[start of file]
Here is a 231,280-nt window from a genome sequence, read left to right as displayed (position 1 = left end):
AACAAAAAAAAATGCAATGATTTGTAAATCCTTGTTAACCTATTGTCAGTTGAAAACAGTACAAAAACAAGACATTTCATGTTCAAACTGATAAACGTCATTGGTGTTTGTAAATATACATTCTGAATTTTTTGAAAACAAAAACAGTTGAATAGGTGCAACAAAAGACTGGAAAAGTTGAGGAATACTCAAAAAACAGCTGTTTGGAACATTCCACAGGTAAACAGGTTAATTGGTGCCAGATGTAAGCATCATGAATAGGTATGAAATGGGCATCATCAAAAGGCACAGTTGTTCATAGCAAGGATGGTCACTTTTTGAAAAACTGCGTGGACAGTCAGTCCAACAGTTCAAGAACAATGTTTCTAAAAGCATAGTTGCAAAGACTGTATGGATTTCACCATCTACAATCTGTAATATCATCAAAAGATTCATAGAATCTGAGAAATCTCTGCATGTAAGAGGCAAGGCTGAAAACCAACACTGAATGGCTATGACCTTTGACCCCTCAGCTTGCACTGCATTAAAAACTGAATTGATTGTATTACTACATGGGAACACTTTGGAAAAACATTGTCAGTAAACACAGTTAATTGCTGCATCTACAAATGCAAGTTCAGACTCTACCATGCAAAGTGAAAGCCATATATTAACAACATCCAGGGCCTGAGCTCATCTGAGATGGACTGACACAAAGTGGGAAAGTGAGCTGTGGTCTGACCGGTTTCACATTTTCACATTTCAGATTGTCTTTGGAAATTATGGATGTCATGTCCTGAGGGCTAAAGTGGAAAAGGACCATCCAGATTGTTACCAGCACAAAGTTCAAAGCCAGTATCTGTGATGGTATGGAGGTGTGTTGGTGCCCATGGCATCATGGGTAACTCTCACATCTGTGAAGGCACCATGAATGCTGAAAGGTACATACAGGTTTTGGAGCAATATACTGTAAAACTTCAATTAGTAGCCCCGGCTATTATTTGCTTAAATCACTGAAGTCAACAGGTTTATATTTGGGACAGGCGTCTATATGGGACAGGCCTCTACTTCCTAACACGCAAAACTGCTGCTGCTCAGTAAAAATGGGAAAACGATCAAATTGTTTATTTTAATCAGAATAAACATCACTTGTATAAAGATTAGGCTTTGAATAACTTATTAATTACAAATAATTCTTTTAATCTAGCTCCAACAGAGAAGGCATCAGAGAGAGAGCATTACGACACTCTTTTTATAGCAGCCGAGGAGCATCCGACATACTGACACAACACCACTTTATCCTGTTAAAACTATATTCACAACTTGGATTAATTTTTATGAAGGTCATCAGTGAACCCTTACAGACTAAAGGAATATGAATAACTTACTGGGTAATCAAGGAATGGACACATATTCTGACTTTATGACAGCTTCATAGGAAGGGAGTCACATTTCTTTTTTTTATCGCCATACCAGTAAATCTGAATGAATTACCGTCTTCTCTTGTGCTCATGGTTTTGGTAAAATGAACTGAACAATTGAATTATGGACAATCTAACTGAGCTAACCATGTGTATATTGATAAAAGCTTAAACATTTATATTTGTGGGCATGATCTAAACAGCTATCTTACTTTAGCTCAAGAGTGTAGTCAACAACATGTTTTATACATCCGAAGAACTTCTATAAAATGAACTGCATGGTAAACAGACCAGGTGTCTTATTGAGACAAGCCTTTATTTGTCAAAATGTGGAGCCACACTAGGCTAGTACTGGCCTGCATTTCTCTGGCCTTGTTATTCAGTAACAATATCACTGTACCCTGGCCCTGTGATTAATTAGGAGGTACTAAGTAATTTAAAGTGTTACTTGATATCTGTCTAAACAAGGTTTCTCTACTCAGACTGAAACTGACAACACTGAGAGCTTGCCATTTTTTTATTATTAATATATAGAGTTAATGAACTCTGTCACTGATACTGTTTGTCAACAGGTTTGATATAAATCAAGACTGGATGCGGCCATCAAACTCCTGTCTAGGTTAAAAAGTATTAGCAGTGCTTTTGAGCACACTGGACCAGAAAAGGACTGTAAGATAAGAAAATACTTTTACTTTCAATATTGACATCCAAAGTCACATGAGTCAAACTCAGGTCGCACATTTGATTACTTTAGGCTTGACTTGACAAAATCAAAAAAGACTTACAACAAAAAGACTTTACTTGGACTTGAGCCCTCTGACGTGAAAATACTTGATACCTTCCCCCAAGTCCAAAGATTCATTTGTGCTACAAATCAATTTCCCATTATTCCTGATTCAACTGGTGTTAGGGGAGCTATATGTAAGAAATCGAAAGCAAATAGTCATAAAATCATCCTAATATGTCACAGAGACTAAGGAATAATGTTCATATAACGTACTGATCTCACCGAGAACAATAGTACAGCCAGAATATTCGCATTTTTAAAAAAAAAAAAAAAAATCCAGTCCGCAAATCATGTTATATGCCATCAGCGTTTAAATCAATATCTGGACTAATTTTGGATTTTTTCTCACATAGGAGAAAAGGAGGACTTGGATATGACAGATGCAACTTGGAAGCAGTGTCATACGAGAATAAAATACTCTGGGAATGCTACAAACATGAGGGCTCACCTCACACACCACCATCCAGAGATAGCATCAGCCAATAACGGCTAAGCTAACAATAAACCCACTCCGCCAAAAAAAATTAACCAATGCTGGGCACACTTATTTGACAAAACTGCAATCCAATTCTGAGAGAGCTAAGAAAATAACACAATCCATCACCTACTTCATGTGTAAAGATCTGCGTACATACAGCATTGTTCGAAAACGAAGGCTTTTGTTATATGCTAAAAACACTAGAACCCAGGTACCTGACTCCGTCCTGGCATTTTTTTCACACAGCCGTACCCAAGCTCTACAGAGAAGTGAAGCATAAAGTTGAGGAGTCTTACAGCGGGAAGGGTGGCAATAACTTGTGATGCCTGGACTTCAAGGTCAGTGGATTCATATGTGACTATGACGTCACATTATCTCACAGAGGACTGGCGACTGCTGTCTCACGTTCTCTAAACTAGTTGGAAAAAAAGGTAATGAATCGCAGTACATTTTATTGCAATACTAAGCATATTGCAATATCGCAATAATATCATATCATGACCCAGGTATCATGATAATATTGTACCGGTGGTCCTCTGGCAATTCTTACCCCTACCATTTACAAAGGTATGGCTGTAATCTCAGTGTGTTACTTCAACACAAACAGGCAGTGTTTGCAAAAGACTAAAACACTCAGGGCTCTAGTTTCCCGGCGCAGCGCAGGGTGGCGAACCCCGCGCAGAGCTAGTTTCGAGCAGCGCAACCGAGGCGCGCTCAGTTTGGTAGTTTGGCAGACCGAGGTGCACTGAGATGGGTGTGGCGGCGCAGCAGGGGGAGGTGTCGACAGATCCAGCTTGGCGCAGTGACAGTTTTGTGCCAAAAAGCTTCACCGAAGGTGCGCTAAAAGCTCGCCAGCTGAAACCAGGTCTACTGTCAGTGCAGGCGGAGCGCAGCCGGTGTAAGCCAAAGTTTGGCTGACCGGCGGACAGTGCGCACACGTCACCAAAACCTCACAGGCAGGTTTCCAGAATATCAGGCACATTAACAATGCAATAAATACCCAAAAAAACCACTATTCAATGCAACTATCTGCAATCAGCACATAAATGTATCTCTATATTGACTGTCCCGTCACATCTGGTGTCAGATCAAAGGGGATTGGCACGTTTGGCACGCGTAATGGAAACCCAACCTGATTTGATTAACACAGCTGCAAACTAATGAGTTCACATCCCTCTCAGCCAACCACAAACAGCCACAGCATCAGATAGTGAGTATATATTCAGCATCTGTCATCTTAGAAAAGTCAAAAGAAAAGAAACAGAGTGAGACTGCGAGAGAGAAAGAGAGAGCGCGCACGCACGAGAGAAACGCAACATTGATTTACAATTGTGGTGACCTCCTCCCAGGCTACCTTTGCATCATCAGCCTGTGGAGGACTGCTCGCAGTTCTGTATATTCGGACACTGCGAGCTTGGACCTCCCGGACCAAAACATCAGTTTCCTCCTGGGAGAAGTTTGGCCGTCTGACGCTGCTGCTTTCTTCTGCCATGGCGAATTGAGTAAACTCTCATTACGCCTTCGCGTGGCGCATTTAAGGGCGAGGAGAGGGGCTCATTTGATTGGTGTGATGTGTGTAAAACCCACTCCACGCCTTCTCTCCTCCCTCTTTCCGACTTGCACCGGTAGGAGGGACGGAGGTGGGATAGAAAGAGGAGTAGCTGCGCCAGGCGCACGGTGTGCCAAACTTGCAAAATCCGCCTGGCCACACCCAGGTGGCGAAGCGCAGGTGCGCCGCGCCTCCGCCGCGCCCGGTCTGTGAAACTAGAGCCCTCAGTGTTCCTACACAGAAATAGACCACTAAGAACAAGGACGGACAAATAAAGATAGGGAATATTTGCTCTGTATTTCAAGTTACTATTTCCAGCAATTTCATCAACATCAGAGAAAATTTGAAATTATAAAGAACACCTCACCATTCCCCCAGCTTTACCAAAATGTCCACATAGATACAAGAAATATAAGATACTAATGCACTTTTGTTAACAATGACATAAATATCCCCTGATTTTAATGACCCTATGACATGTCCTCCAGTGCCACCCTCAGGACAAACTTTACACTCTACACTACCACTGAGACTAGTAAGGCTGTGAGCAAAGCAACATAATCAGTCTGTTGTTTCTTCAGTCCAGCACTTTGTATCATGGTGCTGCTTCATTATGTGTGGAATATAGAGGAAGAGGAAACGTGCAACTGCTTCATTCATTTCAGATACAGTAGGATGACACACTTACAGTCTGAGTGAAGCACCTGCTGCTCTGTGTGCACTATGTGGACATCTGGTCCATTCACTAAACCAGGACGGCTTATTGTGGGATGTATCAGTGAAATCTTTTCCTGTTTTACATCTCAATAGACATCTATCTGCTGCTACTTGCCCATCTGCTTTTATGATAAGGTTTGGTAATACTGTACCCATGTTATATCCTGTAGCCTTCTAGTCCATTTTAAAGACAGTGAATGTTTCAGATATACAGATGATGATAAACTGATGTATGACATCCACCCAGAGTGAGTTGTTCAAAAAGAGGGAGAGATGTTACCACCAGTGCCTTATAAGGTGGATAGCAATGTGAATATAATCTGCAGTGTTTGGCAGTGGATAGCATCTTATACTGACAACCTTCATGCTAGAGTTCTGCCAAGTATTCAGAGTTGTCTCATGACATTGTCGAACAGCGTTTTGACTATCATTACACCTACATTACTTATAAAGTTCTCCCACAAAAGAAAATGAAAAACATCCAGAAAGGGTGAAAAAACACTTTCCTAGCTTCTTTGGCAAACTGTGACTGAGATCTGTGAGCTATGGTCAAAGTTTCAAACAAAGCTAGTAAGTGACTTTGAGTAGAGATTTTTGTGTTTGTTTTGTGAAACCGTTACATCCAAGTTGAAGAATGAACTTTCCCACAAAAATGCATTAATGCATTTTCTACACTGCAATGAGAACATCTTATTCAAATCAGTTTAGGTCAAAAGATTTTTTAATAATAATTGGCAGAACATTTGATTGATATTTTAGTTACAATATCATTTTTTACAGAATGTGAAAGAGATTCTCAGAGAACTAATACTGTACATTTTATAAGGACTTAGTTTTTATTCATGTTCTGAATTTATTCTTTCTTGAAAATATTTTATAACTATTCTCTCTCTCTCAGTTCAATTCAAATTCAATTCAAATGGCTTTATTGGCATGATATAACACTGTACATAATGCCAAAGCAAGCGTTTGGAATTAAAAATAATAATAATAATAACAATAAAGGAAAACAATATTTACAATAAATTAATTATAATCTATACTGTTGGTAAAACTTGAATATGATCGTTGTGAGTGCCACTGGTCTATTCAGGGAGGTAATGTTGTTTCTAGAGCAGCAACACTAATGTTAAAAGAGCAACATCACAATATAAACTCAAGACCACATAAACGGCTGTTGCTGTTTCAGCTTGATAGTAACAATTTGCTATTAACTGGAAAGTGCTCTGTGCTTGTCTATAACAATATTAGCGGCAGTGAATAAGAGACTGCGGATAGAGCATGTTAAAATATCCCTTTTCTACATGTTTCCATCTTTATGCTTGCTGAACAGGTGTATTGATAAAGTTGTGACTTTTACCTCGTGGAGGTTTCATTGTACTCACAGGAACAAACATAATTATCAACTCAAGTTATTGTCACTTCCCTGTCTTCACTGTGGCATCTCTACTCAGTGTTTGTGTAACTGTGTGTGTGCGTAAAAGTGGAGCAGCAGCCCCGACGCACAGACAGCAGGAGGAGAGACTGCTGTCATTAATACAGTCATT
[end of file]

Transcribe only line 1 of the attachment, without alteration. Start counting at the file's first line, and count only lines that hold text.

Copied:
Here is a 231,280-nt window from a genome sequence, read left to right as displayed (position 1 = left end):